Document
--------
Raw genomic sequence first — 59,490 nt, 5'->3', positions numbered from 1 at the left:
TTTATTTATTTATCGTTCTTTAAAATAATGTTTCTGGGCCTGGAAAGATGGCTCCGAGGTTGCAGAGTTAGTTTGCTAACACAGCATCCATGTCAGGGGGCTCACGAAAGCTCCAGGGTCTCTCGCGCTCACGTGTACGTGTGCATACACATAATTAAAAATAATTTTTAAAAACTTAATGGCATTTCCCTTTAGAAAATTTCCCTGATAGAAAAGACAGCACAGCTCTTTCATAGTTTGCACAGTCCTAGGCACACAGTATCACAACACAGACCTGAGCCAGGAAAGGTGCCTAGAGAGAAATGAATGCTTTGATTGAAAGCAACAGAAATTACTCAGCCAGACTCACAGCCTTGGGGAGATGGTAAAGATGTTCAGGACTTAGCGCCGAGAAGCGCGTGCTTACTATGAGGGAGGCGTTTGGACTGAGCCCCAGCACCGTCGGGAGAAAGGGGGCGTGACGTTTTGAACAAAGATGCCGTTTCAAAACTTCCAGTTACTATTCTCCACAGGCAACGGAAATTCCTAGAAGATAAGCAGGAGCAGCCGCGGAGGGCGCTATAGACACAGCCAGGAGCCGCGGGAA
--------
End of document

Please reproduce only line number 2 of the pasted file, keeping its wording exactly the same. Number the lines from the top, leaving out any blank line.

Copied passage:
TTTATTTATTTATCGTTCTTTAAAATAATGTTTCTGGGCCTGGAAAGATGGCTCCGAGGTTGCAGAGTTAGTTTGCTAACACAGCATCCATGTCAGGGGGCTCACGAAAGCTCCAGGGTCTCTCGCGCTCACGTGTACGTGTGCATACACATAATTAAAAATAATTTTTAAAAACTTAATGGCATTTCCCTTTAGAAAATTTCCCTGATAGAAAAGACAGCACAGCTCTTTCATAGTTTGCACAGTCCTAGGCACACAGTATCACAACACAGACCTGAGCCAGGAAAGGTGCCTAGAGAGAAATGAATGCTTTGATTGAAAGCAACAGAAATTACTCAGCCAGACTCACAGCCTTGGGGAGATGGTAAAGATGTTCAGGACTTAGCGCCGAGAAGCGCGTGCTTACTATGAGGGAGGCGTTTGGACTGAGCCCCAGCACCGTCGGGAGAAAGGGGGCGTGACGTTTTGAACAAAGATGCCGTTTCAAAACTTCCAGTTACTATTCTCCACAGGCAACGGAAATTCCTAGAAGATAAGCAGGAGCAGCCGCGGAGGGCGCTATAGACACAGCCAGGAGCCGCGGGAA